My son and I dropped by a little before sunset. As well as the boats we found half a dozen largely solitary photographers with the same idea…
So Long, as she is now, photographed by Christopher Sainsbury
Journalist Paul Sullivan has been making enquiries about a sailing cutter that was moored on the marshes at Lymington and which recently disappeared, pretty well without warning, as far as most people were concerned. Here’s his story:
For half a century, an old clinker-hulled boat moored out in the salt marshes near Lymington in Hampshire was a familiar and cherished sight for locals, and a fascinating discovery for visitors. But then, suddenly, she vanished. This is the story behind the mystery of a missing landmark.
She sat in the middle of the narrow channel known as Oxey Lake, on the seaward side of the sluice gates at the ancient salterns just outside Lymington, tucked in behind the Isle of Wight, away from the shipping lanes, the broiling waters around the Needles Channel, and sheltered from southwesterlies.
She was a century-old sailing cutter, supposedly built at the Mediterranean Fleet’s yards in Alexandria, Egypt, to a Royal Navy blueprint first drawn in Nelson’s time.
At 32ft in length, she was originally a two-masted lug-rigged harbour supply boat, but from the 1970s converted to a ketch, but now moored fore and aft in Oxey Lake, owned by a reed-cutter called Norman, who lived on board.
She’d settled into this sedentary life, offering cramped but cheap single-man’s accommodation in return for his enthusiastic if less-than-Naval guardianship. Tarpaulins across the boom kept the rain out of her cockpit and her white hull got an occasional touch-up, but most importantly Norman’s occupancy was life-preserving – the night-time heat of a Calor stove and sooty oil lamps was just enough to keep the damp at bay.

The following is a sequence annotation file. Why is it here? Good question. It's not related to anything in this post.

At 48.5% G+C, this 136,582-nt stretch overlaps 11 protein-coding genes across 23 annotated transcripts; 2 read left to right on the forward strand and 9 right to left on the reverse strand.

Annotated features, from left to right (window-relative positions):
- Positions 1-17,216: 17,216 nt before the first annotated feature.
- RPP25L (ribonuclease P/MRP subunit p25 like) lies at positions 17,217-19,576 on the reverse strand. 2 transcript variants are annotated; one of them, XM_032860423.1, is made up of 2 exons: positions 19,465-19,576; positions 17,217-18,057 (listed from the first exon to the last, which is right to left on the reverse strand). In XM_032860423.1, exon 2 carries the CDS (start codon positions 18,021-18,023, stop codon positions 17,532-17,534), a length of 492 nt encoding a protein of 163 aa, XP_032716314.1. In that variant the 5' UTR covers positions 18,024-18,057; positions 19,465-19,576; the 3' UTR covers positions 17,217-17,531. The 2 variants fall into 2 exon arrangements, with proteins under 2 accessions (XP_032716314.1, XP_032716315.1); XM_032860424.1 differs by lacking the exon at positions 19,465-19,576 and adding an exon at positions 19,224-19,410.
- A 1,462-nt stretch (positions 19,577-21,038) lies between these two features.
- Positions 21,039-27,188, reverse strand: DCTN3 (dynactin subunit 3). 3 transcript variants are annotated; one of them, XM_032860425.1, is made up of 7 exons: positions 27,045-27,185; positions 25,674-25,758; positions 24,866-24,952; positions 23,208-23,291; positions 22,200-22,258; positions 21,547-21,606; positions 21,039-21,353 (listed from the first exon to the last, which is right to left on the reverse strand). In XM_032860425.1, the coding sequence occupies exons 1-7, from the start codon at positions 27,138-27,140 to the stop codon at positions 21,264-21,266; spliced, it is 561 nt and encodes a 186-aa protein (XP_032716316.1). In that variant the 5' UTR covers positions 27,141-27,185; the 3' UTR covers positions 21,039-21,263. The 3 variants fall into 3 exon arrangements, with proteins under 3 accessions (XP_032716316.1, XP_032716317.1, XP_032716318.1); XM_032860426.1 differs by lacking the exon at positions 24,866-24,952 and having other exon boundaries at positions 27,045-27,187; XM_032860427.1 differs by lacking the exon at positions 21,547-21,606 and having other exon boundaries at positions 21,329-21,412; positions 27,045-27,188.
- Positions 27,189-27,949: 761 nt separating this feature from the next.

In her silent moored solitude, under huge skies, she became a landmark, a sight to be discovered by the summer people, on foot, in plastic kayaks, along the rail of the Wight ferries or from the sparkling decks of company yachts. Passing runners, dogwalkers and birdwatchers fixed on the flight pools might barely gave her a glance, but at a still dawn or twilight, you could pause to study her silhouette and her perfect reflection on the water.
Before that? She’d had a hard working life, it’s said: lashed to the deck of warships, sent off to haul back supplies from bays and shallow harbours. She had no home: at each harbour boats like her were usually exchanged for another similar vessel that would ferry out the supplies and be hauled up to take her place.
So she passed from warship to warship, with no captain’s log to record the passing. Someone might know more, of course, but Norman, if he knew, usually said nothing, though sometimes among friends and fellow drinkers at the Thomas Tripp pub he would paint heartbreaking scenes of her chopping through fractious seas littered with the great allied fleets off Suvla Bay, taking the boys in to Gallipoli.
There were other stories too but, really, who knew? Whatever the truth, by the late 1950s, she found herself in a civilian yard in Southampton, on a fleet disposal list, a curiosity tucked in behind the surplus torpedo boats and dented landing craft.
Norman bought her, worked a re-fit of sorts, added a proper cabin, laid new deck, repaired repairs and, with help, re-rigged her as a ketch, then took her to Lymington, and then Oxey Lake, and lived on her.
But then, just in the last year or so, he left. Although the reed-cutting finished by the end of the 90s, Norman was allowed to stay on the mooring into his retirement, hauling back and forth between bank and boat in a little tender for shopping and trips to see family, and to go to the Thomas Tripp for sometimes risky Saturdays at the bar from which he’d return on his bike after midnight, slow and tottering along the bank in the darkness, quietly cursing and searching for invisible ropes.
Those who knew kept an eye on the boat and on him, but he was strong and strong-minded, and determined to stay. For his family it meant years of concern until a mild stroke a few years ago swept away his objections to leaving. In the end, a compromise was reached: Norman moved onto a fibreglass cabin cruiser with curtains at the old Dyer Brothers yard in Southampton.